With a spotlight being shone on the future of students, we take a look at some of the best trips and experiences they can have to ready them for working life after education.

An article published by the BBC earlier this week reported that Robert Halfon, chairman of the Education Select Committee has suggested that GCSEs and A-Levels should be replaced with academic and vocational subjects. His opinion on the matter is that the exam system should be designed to offer young people a wider range of skills which will set them up for later life in the workplace.

National Careers Week will this year take place between 4th and 9th March this year, so make sure you use this week to inspire your pupils too but here are some attractions you can head to throughout the year.

Trip ideas which can help prepare your pupils for the working world:

Although this year’s event has now passed, KidZania in London, the indoor city run by kids, runs a Career Fair each January which features workshops and expert talks to inspire children to take up careers in STEM, Business, Public Service and Data Science. Keep a look out for the 2020 dates and pop it in your diary.

Plus, when visiting the attraction children can be let loose to discover different jobs for themselves. The idea behind the attraction, besides being fun, is to give children the chance to experience the workplace in a safe, interactive and exciting way. So, whether your pupils want to be vets, pilots or have a go working in a supermarket, KidZania (pictured below) awaits.

Maternity Ward at KidZania

Source: Kallaway PR, KidZania London.

Children experiencing the maternity ward at KidZania London.

Many attractions such as theme parks now give schools the opportunity to see how everything works behind the scenes, opening the eyes of the young who perhaps didn’t realise you could go into these sorts of careers. Many children will think a trip to a theme park is purely just fun, but it can also teach them a lot.

Take Alton Towers, for example; it runs a broad education programme with workshops, talks and events. Plus, this October, the theme park is running a Business of Leisure event which includes seminars with business leaders, interactive workshops, chats with university members, and a chance to discover what careers they could go into.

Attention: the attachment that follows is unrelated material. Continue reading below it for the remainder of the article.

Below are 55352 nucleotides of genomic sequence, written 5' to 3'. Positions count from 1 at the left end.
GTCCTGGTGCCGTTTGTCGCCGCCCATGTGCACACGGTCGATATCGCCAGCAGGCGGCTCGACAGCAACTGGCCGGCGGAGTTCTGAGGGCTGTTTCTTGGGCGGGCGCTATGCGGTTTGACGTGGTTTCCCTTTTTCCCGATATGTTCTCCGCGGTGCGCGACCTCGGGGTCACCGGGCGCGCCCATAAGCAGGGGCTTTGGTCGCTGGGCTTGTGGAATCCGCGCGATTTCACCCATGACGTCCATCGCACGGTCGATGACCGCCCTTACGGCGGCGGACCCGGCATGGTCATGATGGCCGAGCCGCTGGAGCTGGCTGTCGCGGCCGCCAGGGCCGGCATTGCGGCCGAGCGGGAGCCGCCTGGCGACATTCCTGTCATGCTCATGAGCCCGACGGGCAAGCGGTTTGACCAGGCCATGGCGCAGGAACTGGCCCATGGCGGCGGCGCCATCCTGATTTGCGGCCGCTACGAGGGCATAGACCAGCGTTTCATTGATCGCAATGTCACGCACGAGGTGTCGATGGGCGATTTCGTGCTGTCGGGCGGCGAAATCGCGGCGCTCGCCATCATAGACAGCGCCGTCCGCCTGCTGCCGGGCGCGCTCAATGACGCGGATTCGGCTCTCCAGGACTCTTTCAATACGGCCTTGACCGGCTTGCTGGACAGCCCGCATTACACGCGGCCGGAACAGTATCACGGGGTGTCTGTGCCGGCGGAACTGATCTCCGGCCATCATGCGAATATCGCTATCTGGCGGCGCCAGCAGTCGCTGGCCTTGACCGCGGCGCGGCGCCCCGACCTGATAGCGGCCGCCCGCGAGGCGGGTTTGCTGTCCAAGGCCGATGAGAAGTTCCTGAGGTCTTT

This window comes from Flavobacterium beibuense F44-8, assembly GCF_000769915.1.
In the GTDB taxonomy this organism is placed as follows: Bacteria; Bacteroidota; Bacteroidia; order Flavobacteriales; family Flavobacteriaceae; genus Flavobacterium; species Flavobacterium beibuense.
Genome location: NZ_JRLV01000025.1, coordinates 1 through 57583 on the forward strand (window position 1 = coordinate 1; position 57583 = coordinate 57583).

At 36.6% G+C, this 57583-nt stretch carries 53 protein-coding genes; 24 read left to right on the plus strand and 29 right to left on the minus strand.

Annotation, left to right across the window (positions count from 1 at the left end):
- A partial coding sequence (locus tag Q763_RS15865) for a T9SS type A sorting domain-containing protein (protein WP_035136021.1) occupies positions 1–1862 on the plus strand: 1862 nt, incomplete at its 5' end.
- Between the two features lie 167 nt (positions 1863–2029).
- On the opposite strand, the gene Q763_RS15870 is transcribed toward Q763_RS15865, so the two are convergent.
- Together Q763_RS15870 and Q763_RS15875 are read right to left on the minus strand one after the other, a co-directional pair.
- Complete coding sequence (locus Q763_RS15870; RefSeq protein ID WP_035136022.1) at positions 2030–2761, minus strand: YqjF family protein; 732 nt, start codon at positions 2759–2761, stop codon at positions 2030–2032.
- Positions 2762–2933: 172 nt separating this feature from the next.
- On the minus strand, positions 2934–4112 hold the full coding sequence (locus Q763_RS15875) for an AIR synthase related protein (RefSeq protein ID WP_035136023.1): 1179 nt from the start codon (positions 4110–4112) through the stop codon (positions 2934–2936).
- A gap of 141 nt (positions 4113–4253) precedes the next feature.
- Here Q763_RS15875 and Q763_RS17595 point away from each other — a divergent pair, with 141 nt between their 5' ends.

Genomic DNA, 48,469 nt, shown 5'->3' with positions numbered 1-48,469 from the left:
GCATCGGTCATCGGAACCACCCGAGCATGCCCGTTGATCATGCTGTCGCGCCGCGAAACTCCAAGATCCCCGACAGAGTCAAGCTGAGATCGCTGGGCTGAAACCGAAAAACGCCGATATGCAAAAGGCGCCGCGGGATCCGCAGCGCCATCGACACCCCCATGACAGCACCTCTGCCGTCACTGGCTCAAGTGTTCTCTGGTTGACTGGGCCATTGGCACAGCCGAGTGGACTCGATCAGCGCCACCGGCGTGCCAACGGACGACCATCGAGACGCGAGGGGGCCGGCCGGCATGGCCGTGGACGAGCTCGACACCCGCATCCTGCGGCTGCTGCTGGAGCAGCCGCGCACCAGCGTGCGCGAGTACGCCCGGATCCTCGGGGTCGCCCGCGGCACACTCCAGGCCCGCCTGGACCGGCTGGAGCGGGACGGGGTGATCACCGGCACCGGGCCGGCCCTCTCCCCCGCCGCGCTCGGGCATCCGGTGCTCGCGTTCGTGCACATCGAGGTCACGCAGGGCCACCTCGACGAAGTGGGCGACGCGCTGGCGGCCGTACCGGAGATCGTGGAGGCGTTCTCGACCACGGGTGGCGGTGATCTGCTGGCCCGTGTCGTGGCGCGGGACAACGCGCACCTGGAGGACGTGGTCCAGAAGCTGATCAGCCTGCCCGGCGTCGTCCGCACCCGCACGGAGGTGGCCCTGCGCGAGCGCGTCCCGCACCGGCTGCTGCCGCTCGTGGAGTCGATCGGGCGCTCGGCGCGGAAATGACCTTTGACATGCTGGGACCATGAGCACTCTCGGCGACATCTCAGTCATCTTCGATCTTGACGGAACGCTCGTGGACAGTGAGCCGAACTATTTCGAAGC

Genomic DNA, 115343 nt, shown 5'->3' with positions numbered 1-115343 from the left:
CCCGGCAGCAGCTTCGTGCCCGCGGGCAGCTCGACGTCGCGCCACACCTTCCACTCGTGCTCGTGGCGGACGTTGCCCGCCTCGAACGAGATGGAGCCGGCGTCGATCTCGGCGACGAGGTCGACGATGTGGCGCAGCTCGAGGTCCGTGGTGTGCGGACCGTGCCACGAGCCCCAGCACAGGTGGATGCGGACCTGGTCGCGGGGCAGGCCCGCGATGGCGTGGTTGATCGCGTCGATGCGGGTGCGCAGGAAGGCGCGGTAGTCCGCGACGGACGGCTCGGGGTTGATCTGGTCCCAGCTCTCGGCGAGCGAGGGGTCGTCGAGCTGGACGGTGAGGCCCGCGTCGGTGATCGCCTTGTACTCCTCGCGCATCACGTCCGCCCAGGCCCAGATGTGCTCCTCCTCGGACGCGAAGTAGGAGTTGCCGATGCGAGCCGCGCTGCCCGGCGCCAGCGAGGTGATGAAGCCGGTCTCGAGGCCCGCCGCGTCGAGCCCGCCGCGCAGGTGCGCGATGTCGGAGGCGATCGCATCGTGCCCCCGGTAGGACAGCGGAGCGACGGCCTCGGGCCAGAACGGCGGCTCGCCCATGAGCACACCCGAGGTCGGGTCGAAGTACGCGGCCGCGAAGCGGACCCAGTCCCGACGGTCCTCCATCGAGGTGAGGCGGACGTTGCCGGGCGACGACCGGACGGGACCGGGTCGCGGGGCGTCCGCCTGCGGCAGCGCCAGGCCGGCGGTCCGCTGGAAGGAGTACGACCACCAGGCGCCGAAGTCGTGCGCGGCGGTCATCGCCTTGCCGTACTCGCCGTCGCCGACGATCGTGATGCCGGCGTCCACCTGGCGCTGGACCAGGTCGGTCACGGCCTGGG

Depending on what your pupils want to go into, there are many options. One being Travel and Tourism in which many attractions are now offering as a curriculum linked programme. The Jorvik Viking Centre in York has a programme called Dig, which offers a Leisure & Tourism workshop giving pupils the chance to learn about the role of tourist boards, attractions and their appeal, as well as marketing methods used to promote destinations and learning about job opportunities within the heritage tourism sector.

Inspiring pupils can be as simple as opening their eyes to new possibilities too, so even if a trip isn’t a career-based adventure, it can still allow pupils to become enthusiastic about certain topics and areas in which they might wish to explore.

Although last year marked the Year of Engineering, there’s no reason why you can’t still use it as the motivation behind getting your pupils learning outside the classroom. The campaign looks at boosting engineering across the UK and encouraging more of the younger generation to consider it for a career, especially young girls. School resources can be found on the website for both Primary and Secondary school which are great for in the classroom but can also be used where you choose.

Following on from this, why not visit an attraction or destination which can tie into your Science, Technology, Engineering and Maths (STEM) studies. For example, the Ironbridge Gorge Museums offers STEM and Science, Technology, Engineering, Arts and Mathematics (STEAM) workshops at its range of museums, such as the Power Buggy Racer Challenger at Enginuity, running until this December suitable for Key Stage 2. During this session students will be faced with the task of designing and creating a buggy using electrical circuits, gears and pulleys to get it to work.